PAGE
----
JK: I paint a single washed out layer of paint on the Waterhome canvases every day until I can no longer see any significant change by doing this. They saturate. I don’t use a pre-formulated number of layers for these paintings. It is totally based on how they become visible to me. There is a representation of time in the work but, like all representations of time that I can think of, it keeps starting over. It’s a subjective element of time. Time plays quite an enormous role in my work in general. It sounds kind of silly to say because mortality, quite obviously, is a priority for everyone.
Calendars are funny to me because of the way in which we choose to represent the accretion of years. The calendar year that documents the changing of the seasons, that marks the planets revolution around the sun, this makes sense as experiential time in a collective way. Adding years to years is somewhat absurd. After we go around the Sun 40 more times it will be 2053. What are we collectively counting towards? Are we so afraid of zero? I’d get it if it was for tracing a larger cycle such as an ice age or something like this. But what does it mean without that? Not much if you ask me. It just stresses everyone out, this constant raising of the ceiling. I would rather that we always just reset the calendar after every ninety-nine years. Everyone would know what was meant by “year seven”. It would refer to the year seven that people had collectively shared. For history, if anyone needed it, one could say three sevens ago. It would be better.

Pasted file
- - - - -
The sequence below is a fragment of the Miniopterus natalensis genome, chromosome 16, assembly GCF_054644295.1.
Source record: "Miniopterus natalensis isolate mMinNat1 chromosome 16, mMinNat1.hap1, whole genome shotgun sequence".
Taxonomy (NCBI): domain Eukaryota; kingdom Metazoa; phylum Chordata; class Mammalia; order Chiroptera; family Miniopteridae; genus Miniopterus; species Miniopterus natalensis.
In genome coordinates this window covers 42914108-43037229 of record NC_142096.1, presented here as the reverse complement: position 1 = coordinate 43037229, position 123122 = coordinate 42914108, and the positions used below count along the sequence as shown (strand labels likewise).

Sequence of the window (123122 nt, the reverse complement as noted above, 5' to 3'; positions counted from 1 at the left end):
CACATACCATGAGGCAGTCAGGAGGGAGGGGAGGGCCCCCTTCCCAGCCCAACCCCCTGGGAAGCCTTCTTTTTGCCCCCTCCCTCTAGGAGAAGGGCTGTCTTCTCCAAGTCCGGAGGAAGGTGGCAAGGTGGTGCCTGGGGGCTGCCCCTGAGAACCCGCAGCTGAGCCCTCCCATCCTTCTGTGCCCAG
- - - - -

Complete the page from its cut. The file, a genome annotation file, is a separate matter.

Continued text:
SC: There is an integral relationship between Waterhome: We Is Somebody Else and your 2010 exhibition Trickle Down Ergonomics, for both exhibitions specifically explore the domestication of art. Being specific, this can be identified by contrasting your fabricated Museum Bench series (I-III) to your earlier Chair Painting series (I-IV), 2010. Can you expand on the importance of Chair Paintings I-IV in respect to these works acting as a catalyst for your on-going exploration of the artwork commenting upon the domestic environment?
JK: I’m more interested in the way that art can exist in a certain state of dysfunction and also how the authority of this dysfunction can nullify functionality that might be assumed to lie elsewhere. By exposing the vulnerability in the assumed function of an object or of an idea one makes a clearing there. The objects that end up in my work are often placed there somewhat instinctively and I implicate other things I’m making to them so that a kind of irrational dependency develops between the gaps. I see it as a way to strangle the inevitable, incoming registry of generalized associations.
In the case of the chair paintings and to a large degree the Waterhome paintings, these works originate from the fact that both the chairs and the aquarium had ended up in my apartment. I can see why you’d say domesticity but for me this is more about what has had the time to become visible to me. In both works there is certainly a connection to the matter of influence objects have in accumulating associations just from consistent proximity… and then my susceptibility to these influences. But I think of influence here as something more like influenza than influence as inspiration or inspired design.